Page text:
Guest Post by S. Leung: What Advice would Sun Tsu have had for Hannibal?

Taking the long way via the Alps to attack Rome, whilst Hannibal’s foundations in newly conquered Spain was still infirm may have achieved early success via initial surprise but may have been, strategically, a longer term mistake. By the time he reached Italy he had already lost a lot of men and almost all his elephants. Many have commented that he had his strength in field tactics but was weaker on grand strategy- his skill sets caused his thinking to seek victories in winning battles, but he lost the war.

This has some parallel with one of the greatest Chinese strategist of all time- Kung Ming’s campaigns against Wei kingdom. He took a longer, roundabout way (certainly much smaller in scale compared to Hannibal) to attack Wei but regarded it as safer than a more direct route via narrow, treacherous mountainous passages. He ultimately failed as supplies often could not keep up. Like Hannibal he achieved early success but stalled upon meeting abler generals in command.

Hannibal, by contrast, suffered a far greater “tyranny of distance” and logistically, it was even more difficult to obtain reinforcements except by sea where  the Romans had the advantage. This is a classical error of pitting one’s weakness against the opponent’s strength. Hannibal’s plan puts him at a strategic disadvantage upfront and he hoped to rely on sheer on-the-field prowess to snatch victory. This violates both of Sun Tzu’s principles: “an arrow traversing too great distances cannot penetrate even a layer of cloth”, and “the greater man wins his war before the battle lines are joined, whilst the lesser man hopes to struggle for victory on the field”. Had Hannibal known of Sun Tzu beforehand he probably could have defeated Rome.

Remember Rome’s strength lies in being able to replenish numbers quickly- something Hannibal should have taken note from the first Punic War. Fighting Rome on her home turf plays to her advantage, whilst Hannibal already lacking manpower, also had to contend with difficulties in receiving reinforcements. Again pitting his weakness against Rome’s strength- on both land and sea.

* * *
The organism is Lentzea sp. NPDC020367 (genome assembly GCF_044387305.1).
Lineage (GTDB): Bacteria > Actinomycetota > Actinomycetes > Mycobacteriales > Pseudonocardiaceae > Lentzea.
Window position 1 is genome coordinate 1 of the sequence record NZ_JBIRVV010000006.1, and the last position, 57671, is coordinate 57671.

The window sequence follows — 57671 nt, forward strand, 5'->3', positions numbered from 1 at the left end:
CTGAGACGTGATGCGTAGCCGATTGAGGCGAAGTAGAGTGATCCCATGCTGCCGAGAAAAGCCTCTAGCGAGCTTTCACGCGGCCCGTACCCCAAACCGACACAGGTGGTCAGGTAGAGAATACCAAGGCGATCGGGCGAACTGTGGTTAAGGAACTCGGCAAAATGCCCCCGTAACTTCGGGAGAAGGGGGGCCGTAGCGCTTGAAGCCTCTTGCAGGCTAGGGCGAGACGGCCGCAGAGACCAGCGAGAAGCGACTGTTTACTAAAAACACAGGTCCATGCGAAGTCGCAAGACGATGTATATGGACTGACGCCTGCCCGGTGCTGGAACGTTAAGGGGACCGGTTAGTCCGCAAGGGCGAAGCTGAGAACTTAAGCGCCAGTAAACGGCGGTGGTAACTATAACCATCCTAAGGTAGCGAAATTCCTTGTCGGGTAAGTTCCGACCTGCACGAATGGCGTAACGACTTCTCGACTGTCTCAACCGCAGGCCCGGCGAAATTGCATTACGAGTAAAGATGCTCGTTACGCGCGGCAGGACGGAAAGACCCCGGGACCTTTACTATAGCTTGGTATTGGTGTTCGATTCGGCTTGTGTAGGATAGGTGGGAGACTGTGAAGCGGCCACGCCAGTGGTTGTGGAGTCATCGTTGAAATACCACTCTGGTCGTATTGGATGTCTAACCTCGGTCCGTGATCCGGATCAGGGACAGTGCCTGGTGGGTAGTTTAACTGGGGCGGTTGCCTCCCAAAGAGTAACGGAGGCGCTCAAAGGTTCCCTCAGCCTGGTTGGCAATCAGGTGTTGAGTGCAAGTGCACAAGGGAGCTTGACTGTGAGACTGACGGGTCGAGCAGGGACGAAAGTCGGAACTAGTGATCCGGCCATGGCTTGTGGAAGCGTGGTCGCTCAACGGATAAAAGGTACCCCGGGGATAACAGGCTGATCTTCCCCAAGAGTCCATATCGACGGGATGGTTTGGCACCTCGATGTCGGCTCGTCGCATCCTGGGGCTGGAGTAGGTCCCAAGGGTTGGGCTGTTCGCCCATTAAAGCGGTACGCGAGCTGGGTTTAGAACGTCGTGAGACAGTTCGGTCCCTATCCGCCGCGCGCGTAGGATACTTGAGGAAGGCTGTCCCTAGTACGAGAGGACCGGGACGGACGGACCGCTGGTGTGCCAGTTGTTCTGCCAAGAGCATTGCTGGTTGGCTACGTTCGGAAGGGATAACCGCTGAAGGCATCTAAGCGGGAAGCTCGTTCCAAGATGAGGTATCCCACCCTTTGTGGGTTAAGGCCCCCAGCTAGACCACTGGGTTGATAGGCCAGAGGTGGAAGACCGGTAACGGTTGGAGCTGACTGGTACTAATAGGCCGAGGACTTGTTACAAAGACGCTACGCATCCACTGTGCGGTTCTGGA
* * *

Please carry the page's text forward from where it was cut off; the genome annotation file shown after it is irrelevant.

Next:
I would have consolidated his position in Spain- and forced Rome to traverse great distances incurring expenses to the rescue of her allies. In preparation, I would have built up a powerful navy to neutralize Rome’s ability to replenish by obstructing/ sinking reinforcements. Given his field genius he would have stood far greater chances of securing victories. With Rome having to overcome great distances/ difficulties supplying her troops, she could no longer play the Fabian waiting games but would be compelled to seek decisive battles- playing into Hannibal’s strength. By the time Rome finally gave up, more time would be allowed to entrench his hold on Spain, and destroy Roman prestige by proving her inability to protect her allies. This would have caused a greater rate of defections in southern Italy and given advantage to Carthage for taking Sicily whilst Rome was distracted with Hannibal. Breaking Rome’s strike capability “at distance” would also likely win allies from Gallic tribes, adding to his home defenses, as well as willing sources of mercenaries.

My next stage would have been to establish a string of fortified colonies along southern Europe serving as supply depots- and on much friendlier terms with Gauls by then, these allies could provide partial cover against Roman attacks. Once these infrastructures were in place I would have taken Sardinia/ Corsica where the locals were uprising against Roman rule. This would pave the way for the final invasion of Italy.

With these background works Hannibal would have secured his supply lines for his invasion of Northern Italy- where he’d be in a position to take and hold territories should Rome decide to play Fabian stalking games. Given his field genius this slow and steady approach would eventually deprive Rome of her manpower. This Pincer approach with Hannibal steadily seizing territories from the north, Carthage would also have far greater chances of seizing victories in the south. With Hanno able to take credits/ territories separately the weakness of political opposition from Carthage might also have been mitigated.

Hannibal’s mistake was in his impatience to engage Rome directly and his over reliance on his own field genius. Had he worn down Rome, first playing into his strengths and spent time establishing his invasion infrastructure, first he’d have a far freer hand as well as greater resources at his disposal. He’d win allies from Gaul, Sardinia and Celtic northern Italy and the Etruscans, and establish vassal states. He would have seized the advantage on the military, diplomatic, resources and logistical fronts. This plan would achieve Sun Tzu’s ideal of having strategically won the war before battles are finally fought.

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